Then there are the national parks and green belt zones which are unlikely to be made available to developers for political reasons. Green belt land alone accounts for 13 per cent of England.

Perhaps most importantly of all, there’s the question of regional supply and demand.

We know that housebuilders are building far fewer houses than are needed to meet the demands of a growing population, but the gap is likely to be particulary acute in London and the South East.

Government projections are that there will be an average of around 230,000 extra households every year in England until 2033, and we are only managing to complete just over 100,000 properties.

The biggest population increases are expected in the capital and south east England. Housebuilding completions are in decline in both areas.

The Institute of Public Policy Research estimates a shortfall of 750,000 homes by 2025, with 400,000 of those homes needed in London and the South East

So when Mr Boles talks about increasing the amount of urban space in England by 2 or 3 per cent of the total area (about 1,500 square miles, or two Londons) it’s unlikely that this will be spread out equally around the whole of the country.

The lion’s share of the new development would probably take place in London, already by far the most crowded part of the UK, and the South East, the English region with the third hightest population density.

The verdict

Mr Boles hasn’t plucked the figure of 9 per cent out of thin air, and it’s interesting to note that urban sprawl covers a surprisingly small area.

But like many of the supposedly simple solutions to the housing crisis that have been proposed, building more homes in rural England is a bit more complicated than it looks.

Not that Mr Boles’s opponents have any quick fixes up their sleeve that really stand up to scrutiny either.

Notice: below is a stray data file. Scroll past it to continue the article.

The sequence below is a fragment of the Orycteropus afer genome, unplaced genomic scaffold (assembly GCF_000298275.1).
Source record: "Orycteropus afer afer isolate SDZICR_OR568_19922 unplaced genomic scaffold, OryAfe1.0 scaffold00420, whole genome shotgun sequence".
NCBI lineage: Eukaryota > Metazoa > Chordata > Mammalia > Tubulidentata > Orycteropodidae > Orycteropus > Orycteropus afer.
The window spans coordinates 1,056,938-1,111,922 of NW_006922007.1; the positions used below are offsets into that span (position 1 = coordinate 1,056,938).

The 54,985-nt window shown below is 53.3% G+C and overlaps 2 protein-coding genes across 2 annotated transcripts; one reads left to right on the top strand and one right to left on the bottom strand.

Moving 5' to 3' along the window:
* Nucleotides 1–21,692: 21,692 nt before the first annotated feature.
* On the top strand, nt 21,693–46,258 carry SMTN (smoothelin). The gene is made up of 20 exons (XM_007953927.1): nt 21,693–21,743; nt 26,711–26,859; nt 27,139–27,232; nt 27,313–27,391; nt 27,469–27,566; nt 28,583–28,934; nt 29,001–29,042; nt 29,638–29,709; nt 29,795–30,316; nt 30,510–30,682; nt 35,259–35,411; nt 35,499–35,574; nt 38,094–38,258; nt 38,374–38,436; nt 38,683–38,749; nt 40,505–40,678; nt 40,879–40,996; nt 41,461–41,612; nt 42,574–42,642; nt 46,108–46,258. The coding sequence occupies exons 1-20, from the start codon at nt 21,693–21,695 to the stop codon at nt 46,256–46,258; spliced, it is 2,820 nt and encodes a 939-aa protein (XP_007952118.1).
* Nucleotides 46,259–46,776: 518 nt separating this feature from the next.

Filling empty homes would certainly help alleviate some of the pressure on housing, but it’s not a magic bullet.

At the latest count, there are 259,842 homes in England that have been empty for longer than six months, only 55,000 of them in London and the South East.

If we somehow managed to get all those homes filled overnight, that would only satisfy national demand for one year.

CPRE want the government to focus on previously-developed “brownfield” land – which they say could provide space for 1.5 million new homes.

But the Home Builders Federation, which represents the UK’s biggest developers, says the industry has already been building 80 per cent of its homes on brownfield sites in the last few years.

Government “brownfield first” policies have been tried in the past but haven’t worked, a spokesman told us. Some of the land is just too expensive and technically difficult to build on.

Brownfield is more suitable for blocks of flats but not larger homes with gardens, and the government found that land prices can be driven up even more in crowded areas, making things even harder for first-time buyers.

There are few easy answers, but Mr Boles’s comments give us an insight into where the political battle will be fought in the coming years.

By Patrick Worrall